A Little Book of Language, Paperback
3.5 out of 5 (2 ratings)


With a language disappearing every two weeks and neologisms springing up almost daily, an understanding of the origins and currency of language has never seemed more relevant.

In this charming volume, a narrative history written explicitly for a young audience, expert linguist David Crystal proves why the story of language deserves retelling. From the first words of an infant to the peculiar modern dialect of text messaging, A Little Book of Language ranges widely, revealing language's myriad intricacies and quirks.

In animated fashion, Crystal sheds light on the development of unique linguistic styles, the origins of obscure accents, and the search for the first written word.

He discusses the plight of endangered languages, as well as successful cases of linguistic revitalization.

Much more than a history, Crystal's work looks forward to the future of language, exploring the effect of technology on our day-to-day reading, writing, and speech.

Through enlightening tables, diagrams, and quizzes, as well as Crystal's avuncular and entertaining style, A Little Book of Language will reveal the story of language to be a captivating tale for all ages.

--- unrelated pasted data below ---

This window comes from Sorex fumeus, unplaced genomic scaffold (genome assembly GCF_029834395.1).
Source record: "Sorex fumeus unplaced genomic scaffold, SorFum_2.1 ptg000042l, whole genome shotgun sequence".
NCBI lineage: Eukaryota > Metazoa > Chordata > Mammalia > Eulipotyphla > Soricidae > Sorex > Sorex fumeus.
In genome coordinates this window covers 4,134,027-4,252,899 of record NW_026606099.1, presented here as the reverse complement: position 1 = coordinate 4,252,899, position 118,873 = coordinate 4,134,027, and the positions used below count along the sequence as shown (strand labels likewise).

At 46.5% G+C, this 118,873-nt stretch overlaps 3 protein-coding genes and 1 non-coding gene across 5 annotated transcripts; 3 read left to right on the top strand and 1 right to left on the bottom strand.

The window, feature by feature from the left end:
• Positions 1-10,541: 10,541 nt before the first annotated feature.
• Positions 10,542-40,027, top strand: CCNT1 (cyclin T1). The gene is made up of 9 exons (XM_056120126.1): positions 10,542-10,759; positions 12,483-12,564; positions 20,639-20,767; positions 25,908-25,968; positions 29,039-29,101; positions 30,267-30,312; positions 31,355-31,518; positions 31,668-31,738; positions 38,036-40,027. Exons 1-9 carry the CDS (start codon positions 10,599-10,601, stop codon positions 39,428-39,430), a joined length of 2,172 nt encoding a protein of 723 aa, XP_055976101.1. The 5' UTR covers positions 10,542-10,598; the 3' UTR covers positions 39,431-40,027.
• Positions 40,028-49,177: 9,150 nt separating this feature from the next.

• Format: Paperback
  • Pages: 272 pages, 40 illustrations
  • Publisher: Yale University Press
  • Publication Date:
  • Category: Language: history & general works
  • ISBN: 9780300170825



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Showing 1 - 2 of 2 reviews.

Review by

If you've never read a book about linguistics before, this is a fantastic book. It's friendly, funny, and wholy entertaining. I was grinning during his chapter on how babies acquire language.However, if you are even slightly interested in linguistics and have read up on the acquisition of language, evolution of speaking, creation of writing, and invention of words elsewhere, this book will come off as very disappointing. The book is completely uncited, so it's not even useful for finding further research.

Review by

This is a fine introductory book on language and linguistics for high school students, or perhaps middle school students. But I ended up buying and reading it myself because it was written by David Crystal, whose other works I've enjoyed, and nothing about this book's cover suggested that it was for a younger audience (it's published in the U.S. by Yale University Press—not a major children's book publisher!). If you know anything about linguistics already, it's likely to bore you. For that matter, even if this is a completely new subject to you, I'd suggest finding one of Crystal's other books or another introduction to linguistics intended for adults. The book itself isn't badly written or inaccurate, it's just not suitable for many adult readers.